On May 2, 2014, the bank filed a motion to strike Acosta's jury demand, relying on a jury-waiver provision in four Assignments of Rents and Leases that Acosta had executed in consideration of the notes ("the assignments"), assigning to the bank all of Acosta's interest in the leases for the rental properties. On May 30, 2014, the trial court entered an order denying the bank's motion to strike, and the bank thereafter filed a motion to reconsider. Following a hearing, the trial court withdrew its May 30, 2014, order and entered a subsequent order, dated October 22, 2014, granting the bank's motion to strike the jury demand as to all counts in Acosta's counterclaim and third-party complaint. Acosta petitioned this Court for a writ of mandamus.
II. Standard of Review
"A petition for a writ of mandamus is the appropriate vehicle for seeking review by this Court of a denial of a demand for a jury trial. 'Mandamus is an extraordinary remedy, however, requiring a showing that there is: "(1) a clear legal right in the petitioner to the order sought; (2) an imperative duty upon the respondent to perform, accompanied by a refusal to do so; (3) the lack of another adequate remedy; and (4) properly invoked jurisdiction of the court."' Ex parte Jackson, 737 So.2d 452, 453 (Ala. 1999) (quoting Ex parte Alfab, Inc., 586 So.2d 889, 891 (Ala. 1991)). Because mandamus is an extraordinary remedy, the standard of review on a petition for a writ of mandamus is whether there is a clear showing of error on the part of the trial court. Ex parte Finance America Corp., 507 So.2d 458, 460 (Ala. 1987)."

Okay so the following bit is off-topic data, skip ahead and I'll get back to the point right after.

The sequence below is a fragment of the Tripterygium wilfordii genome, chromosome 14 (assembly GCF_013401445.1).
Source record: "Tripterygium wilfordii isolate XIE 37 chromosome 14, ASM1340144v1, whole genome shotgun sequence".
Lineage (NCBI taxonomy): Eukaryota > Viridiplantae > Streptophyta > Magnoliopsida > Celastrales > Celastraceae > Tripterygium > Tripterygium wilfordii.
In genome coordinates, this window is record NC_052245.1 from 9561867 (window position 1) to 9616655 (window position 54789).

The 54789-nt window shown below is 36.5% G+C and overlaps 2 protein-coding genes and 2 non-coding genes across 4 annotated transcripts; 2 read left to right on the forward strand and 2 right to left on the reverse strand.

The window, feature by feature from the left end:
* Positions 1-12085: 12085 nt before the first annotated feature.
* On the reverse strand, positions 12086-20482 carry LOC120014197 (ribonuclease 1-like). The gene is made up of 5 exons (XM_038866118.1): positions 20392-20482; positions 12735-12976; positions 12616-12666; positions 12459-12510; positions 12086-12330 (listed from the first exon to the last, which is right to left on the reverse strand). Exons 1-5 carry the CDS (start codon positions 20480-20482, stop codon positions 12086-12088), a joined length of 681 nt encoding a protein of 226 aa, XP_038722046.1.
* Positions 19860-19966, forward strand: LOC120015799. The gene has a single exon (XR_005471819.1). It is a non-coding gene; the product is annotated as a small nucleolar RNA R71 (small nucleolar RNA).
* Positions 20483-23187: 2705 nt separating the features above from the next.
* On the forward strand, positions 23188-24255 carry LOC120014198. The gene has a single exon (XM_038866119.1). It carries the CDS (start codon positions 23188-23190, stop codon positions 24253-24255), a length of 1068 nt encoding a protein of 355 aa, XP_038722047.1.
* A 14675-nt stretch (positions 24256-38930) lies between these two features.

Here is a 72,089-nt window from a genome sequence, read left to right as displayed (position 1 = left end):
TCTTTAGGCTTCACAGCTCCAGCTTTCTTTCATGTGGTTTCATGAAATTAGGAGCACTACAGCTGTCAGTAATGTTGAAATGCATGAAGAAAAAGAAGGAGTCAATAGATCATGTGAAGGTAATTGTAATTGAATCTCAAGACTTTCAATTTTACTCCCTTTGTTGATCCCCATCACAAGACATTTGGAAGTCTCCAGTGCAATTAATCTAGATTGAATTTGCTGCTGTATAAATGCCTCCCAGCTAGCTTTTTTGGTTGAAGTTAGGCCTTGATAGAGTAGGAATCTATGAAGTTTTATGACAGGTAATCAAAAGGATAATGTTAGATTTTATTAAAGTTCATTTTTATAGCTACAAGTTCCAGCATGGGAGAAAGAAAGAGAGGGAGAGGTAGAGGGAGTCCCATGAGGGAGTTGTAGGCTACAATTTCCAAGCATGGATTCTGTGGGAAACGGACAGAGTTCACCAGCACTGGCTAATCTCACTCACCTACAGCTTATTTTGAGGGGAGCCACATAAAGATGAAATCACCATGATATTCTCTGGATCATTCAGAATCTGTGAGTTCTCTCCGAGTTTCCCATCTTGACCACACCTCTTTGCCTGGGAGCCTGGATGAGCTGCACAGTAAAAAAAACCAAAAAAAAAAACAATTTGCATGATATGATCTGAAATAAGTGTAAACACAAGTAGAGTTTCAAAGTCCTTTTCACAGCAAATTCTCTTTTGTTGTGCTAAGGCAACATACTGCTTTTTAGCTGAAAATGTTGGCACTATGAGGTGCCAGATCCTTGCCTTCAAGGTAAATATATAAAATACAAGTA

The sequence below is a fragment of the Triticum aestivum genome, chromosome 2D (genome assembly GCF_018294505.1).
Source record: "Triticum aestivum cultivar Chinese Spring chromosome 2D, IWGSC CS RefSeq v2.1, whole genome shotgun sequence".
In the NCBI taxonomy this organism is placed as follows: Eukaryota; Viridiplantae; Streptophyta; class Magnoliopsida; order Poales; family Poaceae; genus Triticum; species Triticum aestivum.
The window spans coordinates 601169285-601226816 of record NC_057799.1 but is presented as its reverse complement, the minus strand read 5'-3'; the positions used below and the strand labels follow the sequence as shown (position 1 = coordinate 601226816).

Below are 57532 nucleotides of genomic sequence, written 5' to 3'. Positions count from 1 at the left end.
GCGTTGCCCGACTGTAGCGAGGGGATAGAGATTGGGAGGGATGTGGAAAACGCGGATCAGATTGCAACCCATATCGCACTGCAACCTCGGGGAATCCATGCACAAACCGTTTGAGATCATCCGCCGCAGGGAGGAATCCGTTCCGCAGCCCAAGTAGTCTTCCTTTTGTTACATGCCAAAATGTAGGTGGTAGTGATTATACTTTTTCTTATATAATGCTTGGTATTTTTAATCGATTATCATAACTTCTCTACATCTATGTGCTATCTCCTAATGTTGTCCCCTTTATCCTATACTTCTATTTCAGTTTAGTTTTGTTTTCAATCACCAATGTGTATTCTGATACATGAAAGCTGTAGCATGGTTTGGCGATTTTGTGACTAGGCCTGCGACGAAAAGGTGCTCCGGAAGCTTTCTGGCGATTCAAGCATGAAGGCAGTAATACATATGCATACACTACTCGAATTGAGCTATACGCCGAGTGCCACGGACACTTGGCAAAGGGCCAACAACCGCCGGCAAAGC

Ex parte Atlantis Dev. Co., 897 So.2d 1022, 1024 (Ala. 2004).
In Ex parte BancorpSouth Bank, 109 So.3d 163, 166 (Ala. 2012), this Court stated the following regarding jury trials:
"The right to a jury trial is a significant right in our jurisprudence. 'Public policy, the Alabama Rules of Civil Procedure, and the Alabama Constitution all express a preference for trial by jury.' Ex parte AIG Baker Orange Beach Wharf, L.L.C., 49 So.3d 1198, 1200–01 (Ala. 2010) (citing Ex parte Cupps, 782 So.2d  at 775 [(Ala. 2000)]). Nevertheless, the right to a jury trial is not absolute in that 'no constitutional or statutory provision prohibits a person from waiving his or her right to trial by jury.' Mall, Inc. v. Robbins, 412 So.2d 1197, 1199 (Ala. 1982)."
Because jury trials are strongly favored in the law, there is a presumption against denying a jury trial based on a contractual waiver, and a waiver of a right to a jury trial must be strictly construed, giving deference to the constitutional guarantee of the right to a trial by jury. See Mall, Inc. v. Robbins, 412 So.2d 1197, 1200 (Ala. 1982) (noting that the "same public policy that applies the rule of strict construction will likewise limit the scope of operation of a jury waiver agreement to those controversies directly related to and arising out of the terms and provisions of the overall agreement containing the jury waiver provisions"). The substantive question presented by Acosta in his petition for a writ of mandamus is whether the jury-waiver provision in each of the four ...